Faded Zapatista legacy lingers in Chiapas

This story appears in the Francis in Mexico feature series. View the full series.
In Chilón, Chiapas, on Jan. 20 in Mexico, indigenous women embroider vestments that Pope Francis will use during his Feb. 15 visit to San Cristóbal de las Casas. (Newscom/Notimex/Javier Lira)
In Chilón, Chiapas, on Jan. 20 in Mexico, indigenous women embroider vestments that Pope Francis will use during his Feb. 15 visit to San Cristóbal de las Casas. (Newscom/Notimex/Javier Lira)

by J. Malcolm Garcia

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The indigenous people in Mexico's southern state of Chiapas hope that Pope Francis' trip will revive dreams of social justice represented to many here by the Zapatista movement of the mid-1990s.

The armed 1994 uprising lasted less than two weeks. A government truce ended days of bloodshed, but a tense two-decade standoff has remained in place.

Despite its short duration, the Zapatista rebellion shocked Mexico and much of the world. It drew widespread support from leftists around the globe with demands calling for indigenous rights and fierce opposition to economic globalization. But now, more than 20 years later, many activists say that little has changed for the indigenous people whose rights the Zapatistas advocated. The group itself remains secretive and rarely gives interviews or grants outsiders access to the half-dozen communities it controls.

Poverty remains an overriding problem, as much as it was in 1994 before the uprising. Critics accuse the Zapatistas of being their own worst enemy, refusing all government aid programs. In addition, in other parts of Latin America where indigenous people have gained power, events have overshadowed the ongoing economic woes of southern Mexico where the Zapatistas operate.

For instance, Evo Morales took office in 2006 as the first indigenous Bolivian president. Aymara and Quechua Indians hold positions in the presidential cabinet and host some national news shows.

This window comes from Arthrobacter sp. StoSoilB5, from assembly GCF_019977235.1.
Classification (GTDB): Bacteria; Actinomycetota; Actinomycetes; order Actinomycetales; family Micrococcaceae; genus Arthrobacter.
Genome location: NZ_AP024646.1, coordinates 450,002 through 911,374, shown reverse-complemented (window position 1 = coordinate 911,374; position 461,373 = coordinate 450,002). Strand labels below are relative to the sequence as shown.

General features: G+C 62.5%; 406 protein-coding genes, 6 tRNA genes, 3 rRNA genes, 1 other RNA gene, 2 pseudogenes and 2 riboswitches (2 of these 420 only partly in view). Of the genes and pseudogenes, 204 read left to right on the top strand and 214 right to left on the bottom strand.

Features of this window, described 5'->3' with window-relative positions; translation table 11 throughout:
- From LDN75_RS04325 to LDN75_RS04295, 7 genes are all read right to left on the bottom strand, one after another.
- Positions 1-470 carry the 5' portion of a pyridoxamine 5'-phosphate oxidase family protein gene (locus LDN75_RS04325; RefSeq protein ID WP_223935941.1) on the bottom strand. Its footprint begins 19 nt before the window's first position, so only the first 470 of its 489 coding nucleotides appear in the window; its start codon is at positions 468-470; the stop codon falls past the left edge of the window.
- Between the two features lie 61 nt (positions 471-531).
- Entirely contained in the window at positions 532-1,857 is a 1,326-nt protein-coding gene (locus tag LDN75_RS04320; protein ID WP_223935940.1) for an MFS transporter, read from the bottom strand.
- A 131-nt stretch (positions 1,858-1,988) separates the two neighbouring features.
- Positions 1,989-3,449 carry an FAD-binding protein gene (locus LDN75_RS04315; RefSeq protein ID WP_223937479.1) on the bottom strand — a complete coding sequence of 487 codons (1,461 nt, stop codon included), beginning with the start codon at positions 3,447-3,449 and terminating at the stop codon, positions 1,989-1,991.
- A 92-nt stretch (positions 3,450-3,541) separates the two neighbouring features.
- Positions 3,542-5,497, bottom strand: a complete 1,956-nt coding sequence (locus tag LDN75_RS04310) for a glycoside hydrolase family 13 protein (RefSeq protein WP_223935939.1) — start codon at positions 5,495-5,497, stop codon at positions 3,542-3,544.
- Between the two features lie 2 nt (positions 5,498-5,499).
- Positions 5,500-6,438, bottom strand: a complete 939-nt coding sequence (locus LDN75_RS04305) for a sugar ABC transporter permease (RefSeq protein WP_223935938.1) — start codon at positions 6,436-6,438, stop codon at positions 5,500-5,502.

"The most challenging issue is that the indigenous culture of southern Mexico is under siege," said Trinitarian Fr. Juan Molina. He is director of the Collection for the Church in Latin America and associate director in the Office of National Collections at the U.S. Conference of Catholic Bishops.

"Globalization has made the situation more acute," Molina said. "Now, many individual communities feel at a loss. We see land-grabbing and development. A way of life is under attack."

In the years since the Zapatistas first made headlines, the Chiapas town of San Cristóbal de las Casas, also known by its native Tzotzil name, Jovel, has become a tourist destination, highlighting the gap between indigenous and non-indigenous people.

"It has become a kind of hippie center, for trust-fund babies," said Sacred Heart Sr. Carlota Duarte, director of the Chiapas Photography Project, which has trained more than 200 indigenous photographers.

"It is almost a parody of excessiveness, she said. "There are dozens of sidewalk cafés, restaurants, entertainment, food and wine and designer clothes. In the context of poor indigenous women and children selling things on the street, it's really kind of repugnant. The indigenous people become subjects of curiosity and commentary."